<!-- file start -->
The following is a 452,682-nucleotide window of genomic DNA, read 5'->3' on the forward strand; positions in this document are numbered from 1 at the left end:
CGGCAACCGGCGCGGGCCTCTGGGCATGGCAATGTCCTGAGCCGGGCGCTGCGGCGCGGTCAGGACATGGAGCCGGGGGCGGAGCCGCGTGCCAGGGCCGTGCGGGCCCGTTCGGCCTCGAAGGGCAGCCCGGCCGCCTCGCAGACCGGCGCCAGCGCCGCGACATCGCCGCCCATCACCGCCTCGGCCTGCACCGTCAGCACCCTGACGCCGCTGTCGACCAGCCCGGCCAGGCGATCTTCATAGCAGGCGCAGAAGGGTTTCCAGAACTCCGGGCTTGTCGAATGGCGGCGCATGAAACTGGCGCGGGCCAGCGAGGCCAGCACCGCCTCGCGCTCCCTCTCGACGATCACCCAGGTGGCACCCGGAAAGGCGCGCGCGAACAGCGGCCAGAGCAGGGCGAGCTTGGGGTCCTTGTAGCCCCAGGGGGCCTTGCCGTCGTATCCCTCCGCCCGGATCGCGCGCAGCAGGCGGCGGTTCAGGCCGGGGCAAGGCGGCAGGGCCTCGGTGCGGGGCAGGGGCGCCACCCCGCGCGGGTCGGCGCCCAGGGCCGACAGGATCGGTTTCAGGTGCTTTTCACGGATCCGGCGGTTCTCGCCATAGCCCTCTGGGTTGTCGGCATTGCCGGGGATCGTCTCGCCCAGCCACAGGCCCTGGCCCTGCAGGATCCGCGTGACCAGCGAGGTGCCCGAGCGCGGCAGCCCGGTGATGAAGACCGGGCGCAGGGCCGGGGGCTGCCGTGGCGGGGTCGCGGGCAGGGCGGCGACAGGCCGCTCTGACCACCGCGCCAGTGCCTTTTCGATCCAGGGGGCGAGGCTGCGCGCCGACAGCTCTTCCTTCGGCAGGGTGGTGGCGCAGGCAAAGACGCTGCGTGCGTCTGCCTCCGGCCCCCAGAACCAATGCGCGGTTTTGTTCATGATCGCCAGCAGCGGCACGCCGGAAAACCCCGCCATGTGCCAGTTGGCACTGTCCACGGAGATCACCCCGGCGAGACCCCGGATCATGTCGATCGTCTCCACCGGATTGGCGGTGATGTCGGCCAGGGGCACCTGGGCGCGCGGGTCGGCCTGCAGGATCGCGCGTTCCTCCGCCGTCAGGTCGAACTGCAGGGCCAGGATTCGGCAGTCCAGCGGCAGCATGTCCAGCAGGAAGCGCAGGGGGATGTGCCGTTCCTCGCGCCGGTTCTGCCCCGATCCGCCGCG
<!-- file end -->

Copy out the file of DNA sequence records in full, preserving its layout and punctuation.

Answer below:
The following is a 452,682-nucleotide window of genomic DNA, read 5'->3' on the forward strand; positions in this document are numbered from 1 at the left end:
CGGCAACCGGCGCGGGCCTCTGGGCATGGCAATGTCCTGAGCCGGGCGCTGCGGCGCGGTCAGGACATGGAGCCGGGGGCGGAGCCGCGTGCCAGGGCCGTGCGGGCCCGTTCGGCCTCGAAGGGCAGCCCGGCCGCCTCGCAGACCGGCGCCAGCGCCGCGACATCGCCGCCCATCACCGCCTCGGCCTGCACCGTCAGCACCCTGACGCCGCTGTCGACCAGCCCGGCCAGGCGATCTTCATAGCAGGCGCAGAAGGGTTTCCAGAACTCCGGGCTTGTCGAATGGCGGCGCATGAAACTGGCGCGGGCCAGCGAGGCCAGCACCGCCTCGCGCTCCCTCTCGACGATCACCCAGGTGGCACCCGGAAAGGCGCGCGCGAACAGCGGCCAGAGCAGGGCGAGCTTGGGGTCCTTGTAGCCCCAGGGGGCCTTGCCGTCGTATCCCTCCGCCCGGATCGCGCGCAGCAGGCGGCGGTTCAGGCCGGGGCAAGGCGGCAGGGCCTCGGTGCGGGGCAGGGGCGCCACCCCGCGCGGGTCGGCGCCCAGGGCCGACAGGATCGGTTTCAGGTGCTTTTCACGGATCCGGCGGTTCTCGCCATAGCCCTCTGGGTTGTCGGCATTGCCGGGGATCGTCTCGCCCAGCCACAGGCCCTGGCCCTGCAGGATCCGCGTGACCAGCGAGGTGCCCGAGCGCGGCAGCCCGGTGATGAAGACCGGGCGCAGGGCCGGGGGCTGCCGTGGCGGGGTCGCGGGCAGGGCGGCGACAGGCCGCTCTGACCACCGCGCCAGTGCCTTTTCGATCCAGGGGGCGAGGCTGCGCGCCGACAGCTCTTCCTTCGGCAGGGTGGTGGCGCAGGCAAAGACGCTGCGTGCGTCTGCCTCCGGCCCCCAGAACCAATGCGCGGTTTTGTTCATGATCGCCAGCAGCGGCACGCCGGAAAACCCCGCCATGTGCCAGTTGGCACTGTCCACGGAGATCACCCCGGCGAGACCCCGGATCATGTCGATCGTCTCCACCGGATTGGCGGTGATGTCGGCCAGGGGCACCTGGGCGCGCGGGTCGGCCTGCAGGATCGCGCGTTCCTCCGCCGTCAGGTCGAACTGCAGGGCCAGGATTCGGCAGTCCAGCGGCAGCATGTCCAGCAGGAAGCGCAGGGGGATGTGCCGTTCCTCGCGCCGGTTCTGCCCCGATCCGCCGCG